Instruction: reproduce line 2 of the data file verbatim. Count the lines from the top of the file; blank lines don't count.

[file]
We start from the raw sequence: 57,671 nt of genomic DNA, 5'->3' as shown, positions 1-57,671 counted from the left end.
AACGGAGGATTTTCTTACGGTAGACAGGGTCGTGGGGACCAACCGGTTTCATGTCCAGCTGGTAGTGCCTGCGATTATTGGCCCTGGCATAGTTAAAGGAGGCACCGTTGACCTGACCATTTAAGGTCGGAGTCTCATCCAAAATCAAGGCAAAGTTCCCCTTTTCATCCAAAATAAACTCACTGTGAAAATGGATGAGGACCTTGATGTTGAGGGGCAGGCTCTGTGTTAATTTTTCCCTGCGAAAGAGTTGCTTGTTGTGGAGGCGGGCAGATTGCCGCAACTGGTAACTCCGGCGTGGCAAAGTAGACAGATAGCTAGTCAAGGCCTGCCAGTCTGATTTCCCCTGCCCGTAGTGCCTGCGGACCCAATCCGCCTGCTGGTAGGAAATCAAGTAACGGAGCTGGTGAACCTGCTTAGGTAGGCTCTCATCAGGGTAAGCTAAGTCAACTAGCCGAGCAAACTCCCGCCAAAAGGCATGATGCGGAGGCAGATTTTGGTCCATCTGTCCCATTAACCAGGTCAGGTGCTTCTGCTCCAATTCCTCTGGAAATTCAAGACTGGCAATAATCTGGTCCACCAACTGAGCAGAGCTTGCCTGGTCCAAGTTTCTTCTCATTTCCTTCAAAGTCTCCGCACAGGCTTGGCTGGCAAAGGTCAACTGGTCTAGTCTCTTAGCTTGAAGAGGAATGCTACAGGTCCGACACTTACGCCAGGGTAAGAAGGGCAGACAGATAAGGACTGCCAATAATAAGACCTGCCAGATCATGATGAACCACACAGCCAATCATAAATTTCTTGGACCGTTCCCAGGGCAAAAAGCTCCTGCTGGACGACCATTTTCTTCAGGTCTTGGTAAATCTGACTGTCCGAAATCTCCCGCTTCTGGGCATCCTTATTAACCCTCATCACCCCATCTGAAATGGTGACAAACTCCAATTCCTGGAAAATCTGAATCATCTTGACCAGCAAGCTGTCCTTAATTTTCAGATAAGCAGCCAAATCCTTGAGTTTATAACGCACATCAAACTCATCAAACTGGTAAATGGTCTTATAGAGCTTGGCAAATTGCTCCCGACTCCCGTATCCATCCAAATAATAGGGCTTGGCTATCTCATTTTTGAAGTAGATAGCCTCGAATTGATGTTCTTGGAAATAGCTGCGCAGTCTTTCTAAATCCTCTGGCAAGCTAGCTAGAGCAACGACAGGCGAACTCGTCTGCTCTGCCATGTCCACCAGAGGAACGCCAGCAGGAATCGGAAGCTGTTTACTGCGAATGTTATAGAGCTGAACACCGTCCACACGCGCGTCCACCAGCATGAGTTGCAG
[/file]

AACGGAGGATTTTCTTACGGTAGACAGGGTCGTGGGGACCAACCGGTTTCATGTCCAGCTGGTAGTGCCTGCGATTATTGGCCCTGGCATAGTTAAAGGAGGCACCGTTGACCTGACCATTTAAGGTCGGAGTCTCATCCAAAATCAAGGCAAAGTTCCCCTTTTCATCCAAAATAAACTCACTGTGAAAATGGATGAGGACCTTGATGTTGAGGGGCAGGCTCTGTGTTAATTTTTCCCTGCGAAAGAGTTGCTTGTTGTGGAGGCGGGCAGATTGCCGCAACTGGTAACTCCGGCGTGGCAAAGTAGACAGATAGCTAGTCAAGGCCTGCCAGTCTGATTTCCCCTGCCCGTAGTGCCTGCGGACCCAATCCGCCTGCTGGTAGGAAATCAAGTAACGGAGCTGGTGAACCTGCTTAGGTAGGCTCTCATCAGGGTAAGCTAAGTCAACTAGCCGAGCAAACTCCCGCCAAAAGGCATGATGCGGAGGCAGATTTTGGTCCATCTGTCCCATTAACCAGGTCAGGTGCTTCTGCTCCAATTCCTCTGGAAATTCAAGACTGGCAATAATCTGGTCCACCAACTGAGCAGAGCTTGCCTGGTCCAAGTTTCTTCTCATTTCCTTCAAAGTCTCCGCACAGGCTTGGCTGGCAAAGGTCAACTGGTCTAGTCTCTTAGCTTGAAGAGGAATGCTACAGGTCCGACACTTACGCCAGGGTAAGAAGGGCAGACAGATAAGGACTGCCAATAATAAGACCTGCCAGATCATGATGAACCACACAGCCAATCATAAATTTCTTGGACCGTTCCCAGGGCAAAAAGCTCCTGCTGGACGACCATTTTCTTCAGGTCTTGGTAAATCTGACTGTCCGAAATCTCCCGCTTCTGGGCATCCTTATTAACCCTCATCACCCCATCTGAAATGGTGACAAACTCCAATTCCTGGAAAATCTGAATCATCTTGACCAGCAAGCTGTCCTTAATTTTCAGATAAGCAGCCAAATCCTTGAGTTTATAACGCACATCAAACTCATCAAACTGGTAAATGGTCTTATAGAGCTTGGCAAATTGCTCCCGACTCCCGTATCCATCCAAATAATAGGGCTTGGCTATCTCATTTTTGAAGTAGATAGCCTCGAATTGATGTTCTTGGAAATAGCTGCGCAGTCTTTCTAAATCCTCTGGCAAGCTAGCTAGAGCAACGACAGGCGAACTCGTCTGCTCTGCCATGTCCACCAGAGGAACGCCAGCAGGAATCGGAAGCTGTTTACTGCGAATGTTATAGAGCTGAACACCGTCCACACGCGCGTCCACCAGCATGAGTTGCAG